Capitalism vs Democracy

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Capitalism and Democracy
The political system and the economic system of the United States have been intertwined since the very founding of our country. Although there are many different views on how well the systems work or how they function, this has been a common thought shared by all different sides. Some have an optimistic view of capitalism, while others feel as though capitalism favors too few people. Two major points of view, the conservative and the “reform” liberal, describe how capitalism works, and the role for the government in managing the marketplace, in two similar, yet very different ways.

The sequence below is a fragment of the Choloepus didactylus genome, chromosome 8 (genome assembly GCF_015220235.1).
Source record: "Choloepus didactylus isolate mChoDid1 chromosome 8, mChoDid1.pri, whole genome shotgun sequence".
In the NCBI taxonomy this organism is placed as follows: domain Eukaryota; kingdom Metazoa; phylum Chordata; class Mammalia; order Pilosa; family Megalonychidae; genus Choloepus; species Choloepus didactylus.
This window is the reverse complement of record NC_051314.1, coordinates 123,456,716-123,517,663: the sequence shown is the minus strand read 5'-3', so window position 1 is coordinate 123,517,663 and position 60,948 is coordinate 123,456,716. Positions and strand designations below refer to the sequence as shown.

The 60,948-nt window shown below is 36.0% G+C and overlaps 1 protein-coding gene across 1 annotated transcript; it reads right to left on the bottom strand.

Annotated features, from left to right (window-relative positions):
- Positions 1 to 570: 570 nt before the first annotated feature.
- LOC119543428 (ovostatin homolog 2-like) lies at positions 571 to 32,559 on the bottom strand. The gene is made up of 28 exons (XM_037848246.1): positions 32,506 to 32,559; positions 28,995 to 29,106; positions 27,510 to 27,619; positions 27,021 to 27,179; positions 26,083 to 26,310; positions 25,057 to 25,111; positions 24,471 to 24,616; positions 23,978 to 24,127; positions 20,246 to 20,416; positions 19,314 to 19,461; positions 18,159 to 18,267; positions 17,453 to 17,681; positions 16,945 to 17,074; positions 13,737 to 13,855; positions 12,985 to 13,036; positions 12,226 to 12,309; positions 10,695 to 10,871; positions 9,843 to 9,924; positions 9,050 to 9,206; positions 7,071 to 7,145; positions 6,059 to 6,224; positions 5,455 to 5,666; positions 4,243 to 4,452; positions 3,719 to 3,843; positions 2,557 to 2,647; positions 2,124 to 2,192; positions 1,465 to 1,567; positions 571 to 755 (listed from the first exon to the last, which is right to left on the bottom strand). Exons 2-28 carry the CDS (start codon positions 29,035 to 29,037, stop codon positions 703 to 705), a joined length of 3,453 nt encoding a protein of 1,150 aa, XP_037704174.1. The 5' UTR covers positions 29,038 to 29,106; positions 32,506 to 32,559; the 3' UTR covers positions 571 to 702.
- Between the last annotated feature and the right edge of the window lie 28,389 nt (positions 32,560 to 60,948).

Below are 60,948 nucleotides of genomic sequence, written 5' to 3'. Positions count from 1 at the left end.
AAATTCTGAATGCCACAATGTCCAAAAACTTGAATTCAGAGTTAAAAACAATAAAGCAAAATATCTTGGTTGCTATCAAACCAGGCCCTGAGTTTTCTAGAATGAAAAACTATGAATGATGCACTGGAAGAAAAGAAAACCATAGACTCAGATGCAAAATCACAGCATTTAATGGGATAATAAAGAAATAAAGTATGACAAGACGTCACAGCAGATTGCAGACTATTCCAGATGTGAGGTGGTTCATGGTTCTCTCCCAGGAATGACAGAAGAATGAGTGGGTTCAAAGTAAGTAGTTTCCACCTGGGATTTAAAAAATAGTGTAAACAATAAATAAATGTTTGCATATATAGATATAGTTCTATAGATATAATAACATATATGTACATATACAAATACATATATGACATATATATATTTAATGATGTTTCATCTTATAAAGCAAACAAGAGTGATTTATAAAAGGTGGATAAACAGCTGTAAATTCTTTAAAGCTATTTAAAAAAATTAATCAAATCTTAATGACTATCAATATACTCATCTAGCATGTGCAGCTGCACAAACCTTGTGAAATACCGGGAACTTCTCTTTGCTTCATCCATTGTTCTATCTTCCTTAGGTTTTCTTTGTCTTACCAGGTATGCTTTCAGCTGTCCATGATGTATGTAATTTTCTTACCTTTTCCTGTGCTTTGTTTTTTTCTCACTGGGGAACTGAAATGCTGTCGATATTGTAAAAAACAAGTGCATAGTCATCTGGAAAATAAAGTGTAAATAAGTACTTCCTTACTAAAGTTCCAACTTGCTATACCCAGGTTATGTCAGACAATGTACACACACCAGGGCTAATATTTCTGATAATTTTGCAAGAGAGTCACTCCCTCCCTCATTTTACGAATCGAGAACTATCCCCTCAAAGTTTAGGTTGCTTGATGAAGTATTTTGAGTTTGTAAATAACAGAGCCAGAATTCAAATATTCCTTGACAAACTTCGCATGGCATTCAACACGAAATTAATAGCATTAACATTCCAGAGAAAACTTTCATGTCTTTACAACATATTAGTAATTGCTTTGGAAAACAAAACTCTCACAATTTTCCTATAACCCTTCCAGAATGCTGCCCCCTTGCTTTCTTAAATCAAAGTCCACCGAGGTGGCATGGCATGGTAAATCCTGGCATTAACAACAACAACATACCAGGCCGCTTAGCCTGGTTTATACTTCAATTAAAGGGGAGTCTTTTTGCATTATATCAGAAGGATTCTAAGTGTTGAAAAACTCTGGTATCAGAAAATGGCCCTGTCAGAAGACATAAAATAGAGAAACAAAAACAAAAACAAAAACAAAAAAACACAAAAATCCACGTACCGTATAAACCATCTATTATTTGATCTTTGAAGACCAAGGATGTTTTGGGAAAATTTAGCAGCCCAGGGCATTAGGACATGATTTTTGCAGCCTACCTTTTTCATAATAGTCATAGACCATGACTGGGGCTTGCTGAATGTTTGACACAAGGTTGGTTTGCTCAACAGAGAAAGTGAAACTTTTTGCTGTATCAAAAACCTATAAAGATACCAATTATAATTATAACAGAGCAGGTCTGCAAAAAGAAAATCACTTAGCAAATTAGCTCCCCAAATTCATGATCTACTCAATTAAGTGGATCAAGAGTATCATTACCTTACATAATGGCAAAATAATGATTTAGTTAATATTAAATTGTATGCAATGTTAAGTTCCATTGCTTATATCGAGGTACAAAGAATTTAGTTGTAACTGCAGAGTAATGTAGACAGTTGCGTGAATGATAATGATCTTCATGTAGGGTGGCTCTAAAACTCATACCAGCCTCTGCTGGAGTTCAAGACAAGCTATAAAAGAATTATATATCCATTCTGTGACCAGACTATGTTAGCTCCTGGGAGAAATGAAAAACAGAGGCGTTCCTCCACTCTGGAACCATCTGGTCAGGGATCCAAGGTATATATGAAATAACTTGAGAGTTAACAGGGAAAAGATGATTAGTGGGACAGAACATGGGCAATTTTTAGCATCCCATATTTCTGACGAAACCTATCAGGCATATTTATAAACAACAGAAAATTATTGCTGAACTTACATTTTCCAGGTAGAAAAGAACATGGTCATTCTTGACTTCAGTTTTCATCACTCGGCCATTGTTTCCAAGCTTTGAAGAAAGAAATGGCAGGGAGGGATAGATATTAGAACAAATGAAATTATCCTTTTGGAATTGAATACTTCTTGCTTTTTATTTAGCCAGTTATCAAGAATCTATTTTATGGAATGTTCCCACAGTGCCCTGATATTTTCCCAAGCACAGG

First, we look at the thoughts of Milton Friedman, of the conservative point of view. According to Friedman, capitalism is a free market system that is driven from the bottom up, starting with individuals who make voluntary choices to purchase goods and services and hold jobs. Having a free marketplace gives every individual the power to create their own economic destiny, from what food they eat, to what car they drive, to what career they choose. Friedman also describes capitalism as “self-correcting”, that if left alone, the market place will inevitably fix any problems it creates. According to Friedman, capitalism follows a cycle, consisting of ups and downs in the economy that will eventually work themselves out over time. It begins with a future expectation of profit, and people with money to invest. As more people begin to invest their money, the demand for labor and materials increases, leading to economic expansion and more people spending money. As demand continues to increase, supply begins to decrease, causing inflation and increasing product prices. At this stage, future expectations of profit are bad. As prices rise, people can’t afford to buy things, so they start to pull their money out of the market and investments. With fewer investments comes less demand, causing people to lose their jobs, prices to drop, and consumers to buy fewer goods. This ultimately leads to a recession, where demand for products is very low and often the unemployment rate is high. Then the cycle starts over again, cost conditions are recreated and people begin to invest money again, and the cycle continues. Another benefit of capitalism is that it allows for healthy economic competition, which not only gives individuals a larger variety of products, but also enables the marketplace to regulate its own prices. This also causes power to be widespread, and keeps people satisfied by being able to purchase what they like. For example, a consumer voluntarily goes to a grocery store. As they walk down the beverage aisle, they see a large selection of drinks to choose from, this is because of competition. Since there are various products to choose from, every consumer can decide to buy what type of beverage they like, making the consumers happy. Friedman also argues that capitalism is rational and efficient. The marketplace constantly finds a way to do more with less, and with every economic decision made, the costs and benefits are weighed first. In a capitalist economy, no one is going to do business unless they gain more than they lose. For example, if a person wants to start a business baking cakes, they would first determine how much money they need to invest to be able to make the cake, and compare it to how much they could sell each cake for. If it costs more to make the cake than they would be able to sell it for, then of course the person isn’t going to do it. The whole point of investing and even purchasing with capitalism is to make a profit, or somehow gain from the exchange. Nobody enters into a business contract knowing they are going to lose money. This is why Friedman claims that one’s standard of living should be based on what they can afford. Even basic necessities of life, such as food and shelter, are not rights of an individual, but a result of the economic decisions they make. Someone who works hard and has a...
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